Thursday, April 24, 2014

Safety on the High Seas

Bottles floated along desperate seas
SOSs played the tune of sorrow

For the survivors
Waifs in the waves

Transported to parts unknown

Off to the hinterland
Hindering the lay of the land

They fell
But completely unharmed

Why would they be where they are?
But where are they, they wondered.
Where else but right now?
Confused, but completely unharmed.

Make the best of the opportunity
right now.

Feel the rhythm
Feel the groove
The jazz of the city.

One rose to the top
amidst the harbingers of fame
fortune and glory.

Kick rocks.
Shine box.
Shove a man in the trunk if he dares bring up the past.

We are living now!
For the now!
This is ours!


We miss the sea.
It was nice there.
Deadly, but nice.

The city is not peaceful, and not nice either.
Take me back to my biggest fear.

Sharks on the horizon.

Monday, April 21, 2014

The Rhode Island Revolution

While perusing some of my old FSView & Florida Flambeau articles, I found this classic. My first editorial, written in May 2002.

Operation C.O.R.I.

My plan to conquer Rhode Island was born at a time of so many of my other great ideas- during a night of drunken debauchery. I figured there hadn’t been any good insurrections in America in a while, so why not?

Rhode Island was the perfect place to start my revolution, I explained to anyone who would dare listen. It is the smallest state in the union and can’t have that many people to defend it. In addition it is neither a road nor an island. The inhabitants have to call themselves “Islanders” and they don’t even live on an island. Only the all-powerful Man has the power to manipulate people like that. Down with the Man!

I quickly dubbed my plan Operation C.O.R.I. (Conquerors of Rhode Island). All that was needed was some troops. I couldn’t do this alone. My roommate was the first to decline his assistance, and the rest of my friends quickly followed. I would have to look elsewhere. Where was anyone’s sense of adventure?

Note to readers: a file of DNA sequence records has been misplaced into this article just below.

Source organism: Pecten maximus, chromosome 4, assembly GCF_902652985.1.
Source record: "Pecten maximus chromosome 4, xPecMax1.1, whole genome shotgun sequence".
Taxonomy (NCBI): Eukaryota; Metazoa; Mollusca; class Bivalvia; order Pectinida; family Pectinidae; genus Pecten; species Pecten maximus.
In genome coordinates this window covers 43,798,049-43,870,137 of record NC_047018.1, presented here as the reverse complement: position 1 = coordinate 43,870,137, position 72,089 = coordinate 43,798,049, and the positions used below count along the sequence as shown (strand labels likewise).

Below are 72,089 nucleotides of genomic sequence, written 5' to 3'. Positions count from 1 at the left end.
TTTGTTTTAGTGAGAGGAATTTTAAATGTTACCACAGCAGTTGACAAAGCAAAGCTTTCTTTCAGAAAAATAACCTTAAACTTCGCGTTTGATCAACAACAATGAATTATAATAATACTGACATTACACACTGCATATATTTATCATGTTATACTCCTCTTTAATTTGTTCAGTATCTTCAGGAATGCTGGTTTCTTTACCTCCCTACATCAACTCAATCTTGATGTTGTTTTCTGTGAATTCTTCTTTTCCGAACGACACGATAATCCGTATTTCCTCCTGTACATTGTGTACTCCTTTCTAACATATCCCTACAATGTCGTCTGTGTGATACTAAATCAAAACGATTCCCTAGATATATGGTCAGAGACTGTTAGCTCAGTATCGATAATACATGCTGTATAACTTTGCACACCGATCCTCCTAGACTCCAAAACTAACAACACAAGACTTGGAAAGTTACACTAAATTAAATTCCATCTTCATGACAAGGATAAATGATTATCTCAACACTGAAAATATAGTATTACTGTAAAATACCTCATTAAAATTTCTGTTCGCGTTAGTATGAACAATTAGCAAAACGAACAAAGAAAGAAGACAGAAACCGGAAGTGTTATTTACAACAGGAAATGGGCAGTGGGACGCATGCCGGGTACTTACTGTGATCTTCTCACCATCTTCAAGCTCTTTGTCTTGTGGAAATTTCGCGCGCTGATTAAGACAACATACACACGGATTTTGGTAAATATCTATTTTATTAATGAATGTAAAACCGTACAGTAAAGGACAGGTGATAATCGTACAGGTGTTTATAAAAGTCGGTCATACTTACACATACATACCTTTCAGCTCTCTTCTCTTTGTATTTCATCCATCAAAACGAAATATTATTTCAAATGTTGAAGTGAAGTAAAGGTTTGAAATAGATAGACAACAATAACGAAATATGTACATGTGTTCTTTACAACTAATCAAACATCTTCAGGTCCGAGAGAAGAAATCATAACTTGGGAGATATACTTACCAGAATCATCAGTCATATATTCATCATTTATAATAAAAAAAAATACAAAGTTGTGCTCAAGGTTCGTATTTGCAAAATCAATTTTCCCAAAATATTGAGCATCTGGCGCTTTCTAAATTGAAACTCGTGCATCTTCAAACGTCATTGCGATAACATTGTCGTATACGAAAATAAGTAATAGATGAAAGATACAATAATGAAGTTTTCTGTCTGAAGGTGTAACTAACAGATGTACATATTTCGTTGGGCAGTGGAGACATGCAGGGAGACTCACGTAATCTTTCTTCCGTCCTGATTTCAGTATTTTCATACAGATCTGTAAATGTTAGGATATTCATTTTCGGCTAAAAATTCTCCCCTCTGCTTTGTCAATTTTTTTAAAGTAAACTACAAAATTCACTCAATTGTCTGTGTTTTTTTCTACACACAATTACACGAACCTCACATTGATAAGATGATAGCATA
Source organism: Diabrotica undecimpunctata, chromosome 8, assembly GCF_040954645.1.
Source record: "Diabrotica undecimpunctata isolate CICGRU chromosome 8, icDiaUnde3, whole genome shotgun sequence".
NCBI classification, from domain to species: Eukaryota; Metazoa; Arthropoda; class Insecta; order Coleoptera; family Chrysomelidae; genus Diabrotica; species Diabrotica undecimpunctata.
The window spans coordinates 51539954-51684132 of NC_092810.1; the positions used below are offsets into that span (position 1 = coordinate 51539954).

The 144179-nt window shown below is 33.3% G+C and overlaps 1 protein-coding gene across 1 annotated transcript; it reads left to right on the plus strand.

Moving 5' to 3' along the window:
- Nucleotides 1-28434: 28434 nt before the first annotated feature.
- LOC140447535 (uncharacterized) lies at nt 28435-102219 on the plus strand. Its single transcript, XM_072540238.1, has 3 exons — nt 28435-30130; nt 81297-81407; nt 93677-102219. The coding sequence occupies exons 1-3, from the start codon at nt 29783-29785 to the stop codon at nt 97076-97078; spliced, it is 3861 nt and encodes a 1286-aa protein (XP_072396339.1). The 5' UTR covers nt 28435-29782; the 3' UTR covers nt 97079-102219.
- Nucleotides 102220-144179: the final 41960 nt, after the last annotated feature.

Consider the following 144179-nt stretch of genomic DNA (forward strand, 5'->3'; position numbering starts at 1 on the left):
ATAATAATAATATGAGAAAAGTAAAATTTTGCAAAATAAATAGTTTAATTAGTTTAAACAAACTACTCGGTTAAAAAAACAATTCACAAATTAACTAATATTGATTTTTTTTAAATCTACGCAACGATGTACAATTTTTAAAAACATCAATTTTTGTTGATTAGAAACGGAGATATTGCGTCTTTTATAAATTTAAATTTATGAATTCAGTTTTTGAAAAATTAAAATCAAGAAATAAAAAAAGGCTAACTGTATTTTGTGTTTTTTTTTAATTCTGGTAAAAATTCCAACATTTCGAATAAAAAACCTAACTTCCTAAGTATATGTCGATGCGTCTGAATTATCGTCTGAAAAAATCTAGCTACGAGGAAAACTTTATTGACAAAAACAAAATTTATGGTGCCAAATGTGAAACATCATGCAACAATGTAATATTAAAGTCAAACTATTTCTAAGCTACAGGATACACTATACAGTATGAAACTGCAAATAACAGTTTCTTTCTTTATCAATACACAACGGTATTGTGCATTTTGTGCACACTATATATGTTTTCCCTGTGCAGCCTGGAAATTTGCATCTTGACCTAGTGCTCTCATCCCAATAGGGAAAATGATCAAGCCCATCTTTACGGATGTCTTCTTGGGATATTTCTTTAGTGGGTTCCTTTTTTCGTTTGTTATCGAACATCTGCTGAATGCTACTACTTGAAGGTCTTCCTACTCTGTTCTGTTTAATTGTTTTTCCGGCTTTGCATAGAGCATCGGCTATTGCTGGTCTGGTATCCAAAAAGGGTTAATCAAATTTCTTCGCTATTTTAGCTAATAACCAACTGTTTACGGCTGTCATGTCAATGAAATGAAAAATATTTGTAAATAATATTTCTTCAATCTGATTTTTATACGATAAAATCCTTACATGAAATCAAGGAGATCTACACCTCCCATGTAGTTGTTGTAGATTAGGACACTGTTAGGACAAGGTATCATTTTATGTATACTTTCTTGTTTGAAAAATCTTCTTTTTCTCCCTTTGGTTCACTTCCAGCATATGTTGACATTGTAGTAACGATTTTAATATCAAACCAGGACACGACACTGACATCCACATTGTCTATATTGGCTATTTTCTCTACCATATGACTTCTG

Using my military background and knowledge of warfare, I knew there were several ways to go about Operation C.O.R.I. We- me and my soon-to-be-legion of followers- could try to invade Rhode Island by force ourselves or we could get the local populace to rise up against their oppressors like the United States did in Afghanistan. Since I didn’t (and still don’t) have the financial backing to buy weapons of mass destruction, psychological warfare would have to be the way to go.

More beer led to the idea that my band of rebels would need Viking helmets, since no invasion is complete without Viking helmets. I knew there was even a store in the Governor’s Square Mall that could supply us with these helmets, as well as swords, battle-axes, and armor. Everything a good invasion needed.

My crew would also need a Volkswagen bus. You can’t make an interstate trek without a VW bus. Before we depart we would need to paint revolutionary slogans on the side of the bus. I came up with two on the spot: “You’re not a road! You’re not an island! You’re not sheep! Stand Defiant!” and “Hey Providence! We are Anti-Dominance!” Finally, we needed plenty of flyers calling the people to action and signs for us to hold in protest in front of the Rhode Island capital building.

I concluded my riotous rhetoric by claiming that even if the operation was a failure, we couldn’t get in any trouble. After all, protesting the oppression of the Rhode Island people was perfectly within our First Amendment rights. It was up to the people to decide whether or not to rise up.

Even now, I don’t know what we would have done with Rhode Island if my plan were a success. I guess I would try my hand in national representation and become Supreme Ruler of the Land Formerly Known as Rhode Island. But how would I govern a million ex-Rhode Islanders? What if I had to defend against an insurrection? The whole thing seems like too much work. Maybe I just need to think less when I go out drinking.

Monday, April 14, 2014

The Best of Times

It finally happened. Kinda.

Today I read a very creative and witty article by a writer for my former college newspaper, the FSView & Florida Flambeau. In his piece, The Great War: Logos, Uniforms, and Fear, FSView sports editor Perry Kostidakis comments and parodies the divide in Florida State fans, alumni, and students over the newly revealed Seminole logo.

The whole article is great and it's obvious Kostidakis had fun writing it. But one part stood out.